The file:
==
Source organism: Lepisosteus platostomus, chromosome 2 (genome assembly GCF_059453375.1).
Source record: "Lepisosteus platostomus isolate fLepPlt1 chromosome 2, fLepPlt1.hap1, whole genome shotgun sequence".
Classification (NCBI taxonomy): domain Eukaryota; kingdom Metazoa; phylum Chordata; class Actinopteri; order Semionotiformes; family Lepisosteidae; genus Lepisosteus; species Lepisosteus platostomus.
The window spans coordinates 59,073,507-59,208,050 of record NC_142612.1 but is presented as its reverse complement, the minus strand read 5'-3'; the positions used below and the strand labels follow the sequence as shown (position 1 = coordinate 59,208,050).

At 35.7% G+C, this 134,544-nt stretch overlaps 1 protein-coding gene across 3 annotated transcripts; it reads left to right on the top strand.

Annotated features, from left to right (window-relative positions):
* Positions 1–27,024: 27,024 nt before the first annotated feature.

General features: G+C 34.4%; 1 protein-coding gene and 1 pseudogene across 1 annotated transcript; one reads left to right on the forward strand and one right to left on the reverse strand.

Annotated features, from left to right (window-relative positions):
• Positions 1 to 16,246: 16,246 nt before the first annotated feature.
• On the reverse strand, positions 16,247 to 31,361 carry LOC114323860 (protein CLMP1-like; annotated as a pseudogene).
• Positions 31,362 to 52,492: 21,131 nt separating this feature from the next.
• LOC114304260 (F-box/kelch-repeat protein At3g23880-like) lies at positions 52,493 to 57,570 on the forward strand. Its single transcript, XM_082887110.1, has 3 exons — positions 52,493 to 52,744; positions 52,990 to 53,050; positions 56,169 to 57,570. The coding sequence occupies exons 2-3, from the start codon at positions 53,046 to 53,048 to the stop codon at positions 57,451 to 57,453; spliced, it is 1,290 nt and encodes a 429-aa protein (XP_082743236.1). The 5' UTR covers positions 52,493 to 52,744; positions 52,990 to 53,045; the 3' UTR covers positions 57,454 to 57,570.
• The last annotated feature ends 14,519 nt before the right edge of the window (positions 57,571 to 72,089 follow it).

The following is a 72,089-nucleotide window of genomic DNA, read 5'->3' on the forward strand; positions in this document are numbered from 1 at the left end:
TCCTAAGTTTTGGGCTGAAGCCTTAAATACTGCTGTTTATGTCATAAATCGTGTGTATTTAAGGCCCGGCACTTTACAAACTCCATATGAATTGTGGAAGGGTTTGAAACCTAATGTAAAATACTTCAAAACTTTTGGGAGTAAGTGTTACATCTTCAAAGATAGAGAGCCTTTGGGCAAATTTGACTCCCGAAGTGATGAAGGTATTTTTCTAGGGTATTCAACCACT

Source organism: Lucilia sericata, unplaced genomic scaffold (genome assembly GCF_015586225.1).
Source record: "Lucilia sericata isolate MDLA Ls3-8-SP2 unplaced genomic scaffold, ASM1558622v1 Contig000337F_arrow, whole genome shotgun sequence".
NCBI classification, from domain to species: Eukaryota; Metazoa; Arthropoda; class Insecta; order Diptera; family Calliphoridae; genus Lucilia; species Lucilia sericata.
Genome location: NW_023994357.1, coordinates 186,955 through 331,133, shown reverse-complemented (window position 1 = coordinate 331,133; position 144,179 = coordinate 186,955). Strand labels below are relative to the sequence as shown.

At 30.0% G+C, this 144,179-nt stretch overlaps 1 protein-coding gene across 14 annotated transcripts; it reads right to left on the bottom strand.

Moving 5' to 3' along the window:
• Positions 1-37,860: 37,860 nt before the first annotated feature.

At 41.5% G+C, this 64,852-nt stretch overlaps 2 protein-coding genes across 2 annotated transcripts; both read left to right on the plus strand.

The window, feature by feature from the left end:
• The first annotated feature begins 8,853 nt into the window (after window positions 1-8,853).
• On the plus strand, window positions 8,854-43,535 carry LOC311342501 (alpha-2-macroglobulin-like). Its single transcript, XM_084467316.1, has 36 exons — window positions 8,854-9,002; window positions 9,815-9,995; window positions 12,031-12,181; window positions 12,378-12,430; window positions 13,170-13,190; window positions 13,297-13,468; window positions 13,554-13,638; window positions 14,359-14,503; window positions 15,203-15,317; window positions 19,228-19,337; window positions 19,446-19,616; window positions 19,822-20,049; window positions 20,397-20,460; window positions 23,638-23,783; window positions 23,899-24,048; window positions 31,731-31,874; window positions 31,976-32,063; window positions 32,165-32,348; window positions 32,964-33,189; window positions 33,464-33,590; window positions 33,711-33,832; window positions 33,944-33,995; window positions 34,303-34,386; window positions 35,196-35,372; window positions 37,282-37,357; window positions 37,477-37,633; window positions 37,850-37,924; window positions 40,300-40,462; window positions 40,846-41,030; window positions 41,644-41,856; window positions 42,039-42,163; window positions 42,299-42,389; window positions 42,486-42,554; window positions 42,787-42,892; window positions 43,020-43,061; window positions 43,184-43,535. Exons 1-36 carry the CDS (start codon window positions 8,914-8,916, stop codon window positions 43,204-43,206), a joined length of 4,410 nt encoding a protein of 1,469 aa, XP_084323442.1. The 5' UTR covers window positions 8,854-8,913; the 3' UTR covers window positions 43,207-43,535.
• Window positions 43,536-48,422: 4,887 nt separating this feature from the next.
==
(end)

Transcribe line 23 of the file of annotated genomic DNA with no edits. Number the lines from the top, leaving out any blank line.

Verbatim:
• Positions 1-37,860: 37,860 nt before the first annotated feature.